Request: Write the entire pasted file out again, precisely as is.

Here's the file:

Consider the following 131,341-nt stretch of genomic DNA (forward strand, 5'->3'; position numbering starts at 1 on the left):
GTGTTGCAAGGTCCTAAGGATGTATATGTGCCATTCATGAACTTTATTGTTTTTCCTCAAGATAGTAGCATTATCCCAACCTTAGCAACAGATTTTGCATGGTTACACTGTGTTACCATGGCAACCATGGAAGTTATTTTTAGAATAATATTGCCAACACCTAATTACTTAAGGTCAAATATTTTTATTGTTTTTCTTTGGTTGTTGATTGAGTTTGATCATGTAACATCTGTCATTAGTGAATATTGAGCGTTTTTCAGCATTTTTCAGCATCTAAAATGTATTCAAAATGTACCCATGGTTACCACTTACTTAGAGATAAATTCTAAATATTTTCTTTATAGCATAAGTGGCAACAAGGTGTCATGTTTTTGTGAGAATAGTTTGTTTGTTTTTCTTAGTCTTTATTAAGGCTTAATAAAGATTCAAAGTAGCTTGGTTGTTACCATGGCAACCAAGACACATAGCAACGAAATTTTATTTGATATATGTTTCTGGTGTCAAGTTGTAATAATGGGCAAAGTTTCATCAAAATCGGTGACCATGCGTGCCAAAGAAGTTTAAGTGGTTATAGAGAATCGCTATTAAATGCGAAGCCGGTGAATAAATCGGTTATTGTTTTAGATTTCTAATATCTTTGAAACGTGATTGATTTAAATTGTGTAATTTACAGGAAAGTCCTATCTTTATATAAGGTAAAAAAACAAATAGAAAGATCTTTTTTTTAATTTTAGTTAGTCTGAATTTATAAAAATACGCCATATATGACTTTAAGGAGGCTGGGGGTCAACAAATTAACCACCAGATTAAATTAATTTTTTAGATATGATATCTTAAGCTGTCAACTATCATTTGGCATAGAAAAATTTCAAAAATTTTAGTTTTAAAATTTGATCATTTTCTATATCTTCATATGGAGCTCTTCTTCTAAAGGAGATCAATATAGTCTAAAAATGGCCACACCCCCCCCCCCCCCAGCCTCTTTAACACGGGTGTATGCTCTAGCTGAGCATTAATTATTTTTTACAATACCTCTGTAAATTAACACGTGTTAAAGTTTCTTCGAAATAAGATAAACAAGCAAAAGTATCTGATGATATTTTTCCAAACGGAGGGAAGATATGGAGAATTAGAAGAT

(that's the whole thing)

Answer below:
Consider the following 131,341-nt stretch of genomic DNA (forward strand, 5'->3'; position numbering starts at 1 on the left):
GTGTTGCAAGGTCCTAAGGATGTATATGTGCCATTCATGAACTTTATTGTTTTTCCTCAAGATAGTAGCATTATCCCAACCTTAGCAACAGATTTTGCATGGTTACACTGTGTTACCATGGCAACCATGGAAGTTATTTTTAGAATAATATTGCCAACACCTAATTACTTAAGGTCAAATATTTTTATTGTTTTTCTTTGGTTGTTGATTGAGTTTGATCATGTAACATCTGTCATTAGTGAATATTGAGCGTTTTTCAGCATTTTTCAGCATCTAAAATGTATTCAAAATGTACCCATGGTTACCACTTACTTAGAGATAAATTCTAAATATTTTCTTTATAGCATAAGTGGCAACAAGGTGTCATGTTTTTGTGAGAATAGTTTGTTTGTTTTTCTTAGTCTTTATTAAGGCTTAATAAAGATTCAAAGTAGCTTGGTTGTTACCATGGCAACCAAGACACATAGCAACGAAATTTTATTTGATATATGTTTCTGGTGTCAAGTTGTAATAATGGGCAAAGTTTCATCAAAATCGGTGACCATGCGTGCCAAAGAAGTTTAAGTGGTTATAGAGAATCGCTATTAAATGCGAAGCCGGTGAATAAATCGGTTATTGTTTTAGATTTCTAATATCTTTGAAACGTGATTGATTTAAATTGTGTAATTTACAGGAAAGTCCTATCTTTATATAAGGTAAAAAAACAAATAGAAAGATCTTTTTTTTAATTTTAGTTAGTCTGAATTTATAAAAATACGCCATATATGACTTTAAGGAGGCTGGGGGTCAACAAATTAACCACCAGATTAAATTAATTTTTTAGATATGATATCTTAAGCTGTCAACTATCATTTGGCATAGAAAAATTTCAAAAATTTTAGTTTTAAAATTTGATCATTTTCTATATCTTCATATGGAGCTCTTCTTCTAAAGGAGATCAATATAGTCTAAAAATGGCCACACCCCCCCCCCCCCCAGCCTCTTTAACACGGGTGTATGCTCTAGCTGAGCATTAATTATTTTTTACAATACCTCTGTAAATTAACACGTGTTAAAGTTTCTTCGAAATAAGATAAACAAGCAAAAGTATCTGATGATATTTTTCCAAACGGAGGGAAGATATGGAGAATTAGAAGAT